Summary Class notes - Art History: The Impact of Antiquity

Course
- Art History: The Impact of Antiquity
- J.L. de Jong
- 2015 - 2016
- Rijksuniversiteit Groningen (Rijksuniversiteit Groningen, Groningen)
- English Language and Culture
213 Flashcards & Notes
1 Students
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Summary - Class notes - Art History: The Impact of Antiquity

  • 1441144800 Introduction

  • Who: ECD Architects
    What: Carrol Gartin Justice Building
    When: 2010
    Where: Jackson, Mississippi
  • Who: Theodore Link
    What: Mississippi State Capitol
    When: 1903
    Where: Jackson, Mississippi
  • What: Pantheon
    When: 125-140
    Where: Rome
  • Who: Dinsmoor and Hart
    What: The Parthenon of Nashville
    When: 1897
    Where: Nashville, Tennessee
  • Who: Cass Gilbert
    What: Supreme Court Building
    When: 1935
    Where: Washington D.C.
  • Who: Benjamin Henry Latrobe
    What: Baltimore Cathedral
    When: 1806-1811
    Where: Baltimore, Maryland
  • What: Cathedral of Chartes
    When: 1194-1220
    Where: France
  • Who: Jean François Chalgrin
    What: Arc de Triomphe
    When: 1806-1836
    Where: Paris, France
  • What: Arch of Titus
    When: 80
    Where: Forum Romanum, Rome
  • Who: Carl Gotthard von Langhans
    What: Brandenburger Tor
    When: 1788-1791
    Where: Berlin, Germany
  • What: Acropolis
    Where: Athens, Greece
  • Who: Jean-Antoine Houdon
    What: Bust of Napoleon
    When: 1806
    Where: France
  • What: Bust of Augustus
    When: 50
    Where: Rome
  • Who: Horatio Greenough
    What: Enthroned Washington
    When: 1840
    Where: Washington D.C.
  • Who: Raphael
    What: School of Athens
    When: 1512
    Where: Vatican, Rome
  • Who: John Quincy Adams
    What: George Washington Statue
    When: 1882
    Where: New York
  • What: Apollo Belvedere
    When: 350-320 B.C.
    Where: Rome
  • Who: Andrea Palladio
    What: Church of Il Redentore
    When: 1577-1592
    Where: Venice
  • Who: Jacopo Barozzi da Vignola
    What: Church of San Andrea al viale Flaminio
    When: 1552-1553
    Where: Rome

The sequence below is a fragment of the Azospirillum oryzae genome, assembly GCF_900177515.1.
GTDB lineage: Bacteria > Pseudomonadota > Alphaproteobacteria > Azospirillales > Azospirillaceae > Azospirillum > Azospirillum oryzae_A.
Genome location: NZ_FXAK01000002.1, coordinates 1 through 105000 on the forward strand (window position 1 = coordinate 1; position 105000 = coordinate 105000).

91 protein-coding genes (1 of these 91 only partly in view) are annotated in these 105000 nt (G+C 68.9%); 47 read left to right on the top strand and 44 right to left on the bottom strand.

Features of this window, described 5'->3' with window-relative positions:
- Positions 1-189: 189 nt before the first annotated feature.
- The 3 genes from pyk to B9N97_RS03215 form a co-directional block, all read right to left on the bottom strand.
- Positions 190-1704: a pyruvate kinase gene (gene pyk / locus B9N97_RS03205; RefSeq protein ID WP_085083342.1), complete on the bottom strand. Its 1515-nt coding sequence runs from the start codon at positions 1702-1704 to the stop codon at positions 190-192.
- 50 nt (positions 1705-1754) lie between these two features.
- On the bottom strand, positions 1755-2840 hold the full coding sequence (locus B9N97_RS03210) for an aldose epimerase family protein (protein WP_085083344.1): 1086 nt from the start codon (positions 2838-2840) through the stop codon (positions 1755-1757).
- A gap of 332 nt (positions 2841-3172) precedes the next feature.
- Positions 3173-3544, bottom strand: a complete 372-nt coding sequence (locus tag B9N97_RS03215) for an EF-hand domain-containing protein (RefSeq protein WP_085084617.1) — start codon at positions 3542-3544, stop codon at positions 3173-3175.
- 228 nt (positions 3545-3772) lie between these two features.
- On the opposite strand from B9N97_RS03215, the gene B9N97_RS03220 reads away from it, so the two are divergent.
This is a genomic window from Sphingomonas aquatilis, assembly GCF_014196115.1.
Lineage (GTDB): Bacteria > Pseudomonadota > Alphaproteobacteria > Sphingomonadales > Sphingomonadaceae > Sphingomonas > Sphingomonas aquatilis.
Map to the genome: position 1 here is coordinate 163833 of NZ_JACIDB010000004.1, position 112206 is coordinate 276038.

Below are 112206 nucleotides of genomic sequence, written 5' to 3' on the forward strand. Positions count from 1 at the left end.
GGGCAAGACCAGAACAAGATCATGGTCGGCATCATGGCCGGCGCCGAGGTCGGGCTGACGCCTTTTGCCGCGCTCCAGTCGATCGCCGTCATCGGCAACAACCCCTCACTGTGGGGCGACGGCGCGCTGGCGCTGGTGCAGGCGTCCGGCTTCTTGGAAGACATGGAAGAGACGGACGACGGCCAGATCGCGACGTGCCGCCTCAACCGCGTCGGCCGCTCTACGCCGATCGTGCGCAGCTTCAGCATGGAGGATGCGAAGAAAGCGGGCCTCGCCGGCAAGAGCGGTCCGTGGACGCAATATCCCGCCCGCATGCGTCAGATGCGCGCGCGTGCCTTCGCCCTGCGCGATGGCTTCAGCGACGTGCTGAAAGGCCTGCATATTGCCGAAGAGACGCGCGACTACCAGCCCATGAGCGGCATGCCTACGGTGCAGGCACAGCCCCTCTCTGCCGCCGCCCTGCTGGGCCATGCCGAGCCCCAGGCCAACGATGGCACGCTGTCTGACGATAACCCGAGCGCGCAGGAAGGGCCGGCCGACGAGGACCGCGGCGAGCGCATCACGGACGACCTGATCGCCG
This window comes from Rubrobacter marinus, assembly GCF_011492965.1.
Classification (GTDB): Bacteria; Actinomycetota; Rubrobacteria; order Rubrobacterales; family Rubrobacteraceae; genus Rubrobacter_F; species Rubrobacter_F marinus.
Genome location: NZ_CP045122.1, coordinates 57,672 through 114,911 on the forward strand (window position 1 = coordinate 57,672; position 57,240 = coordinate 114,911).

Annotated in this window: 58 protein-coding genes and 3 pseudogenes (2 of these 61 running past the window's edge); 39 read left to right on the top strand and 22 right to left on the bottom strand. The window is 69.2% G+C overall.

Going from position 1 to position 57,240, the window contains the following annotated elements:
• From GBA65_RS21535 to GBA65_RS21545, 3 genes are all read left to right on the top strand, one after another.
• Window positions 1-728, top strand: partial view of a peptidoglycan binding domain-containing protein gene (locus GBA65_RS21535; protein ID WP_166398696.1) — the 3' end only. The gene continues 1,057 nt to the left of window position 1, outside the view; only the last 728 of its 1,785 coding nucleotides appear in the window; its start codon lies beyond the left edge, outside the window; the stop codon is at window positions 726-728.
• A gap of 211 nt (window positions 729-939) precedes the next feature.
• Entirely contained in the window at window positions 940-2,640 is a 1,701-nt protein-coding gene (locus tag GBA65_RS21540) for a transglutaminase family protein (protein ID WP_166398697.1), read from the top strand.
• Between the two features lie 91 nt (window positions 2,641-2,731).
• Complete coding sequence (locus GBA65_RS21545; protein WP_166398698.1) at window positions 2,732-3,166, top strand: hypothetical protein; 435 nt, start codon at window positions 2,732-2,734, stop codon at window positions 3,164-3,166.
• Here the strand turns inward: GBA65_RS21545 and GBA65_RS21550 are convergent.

• What: Castel Nuovo
    When: 1280
    Where: Naples
  • Who: Bernardo Rosselino
    What: Tomb Monument of Leonardo Bruni
    When: 1446-1448
    Where: Florence
  • Who: Paolo Uccello
    What: Funerary Monument to Sir John Hawkwood
    When: 1436
    Where: Florence
  • What: Equestrian Statue of Marcus Aurelius
    When: 2nd century
    Where: Rome
  • What: Capitol
    Where: Rome
  • What: Capitoline Hill
    Where: Washington D.C.
  • What: United States Capitol Dome
    When: 1856-1863
    Where: Washington DC
  • Who: Jacques-Germain Soufflot
    What: Pantheon
    When: 1758-1789
    Where: Paris
  • Who: Christopher Wren
    What: St. Paul's Cathedral
    When: 1675-1710
    Where: London
  • Who: Michelangelo
    What: St. Peter's
    When: 1547-1592
    Where: Rome
  • Who: Bramante and Tempietto
    What: San Pietro in Montorio
    When: 1505
    Where: Rome
  • Who: Johann Bernard Fisher von Erlach
    What: Karlskirche
    When: 1716-1737
    Where: Vienna
  • What: Column of Trajan
    When: 113
    Where: Rome
  • What: Column of Marc Aurelius
    When: 190
    Where: Rome
  • What: Basilica of Maxentius
    When: 306-313
    Where: Rome
  • What: Parthenon
    When: 447-432 B.C.
    Where: Athens
  • What: Portrait of Pericles
    When: 2nd century
  • Who: Nico Poussain
    What: The Holy Family in Egypt
    When 1655-1657
    Where: France
  • Who: Antonio Canova
    What: Perseus
    When: 1804-1806
  • Who: Jean-Auguste-Dominique Ingres
    What: The Apotheosis of Homer
    When: 1827
    Where: Paris
  • According to Beard and Henderson, the ancient tour guide Pausanias could be called a Roman provincial living in Greece, even though he was born there. What does this say about his writing?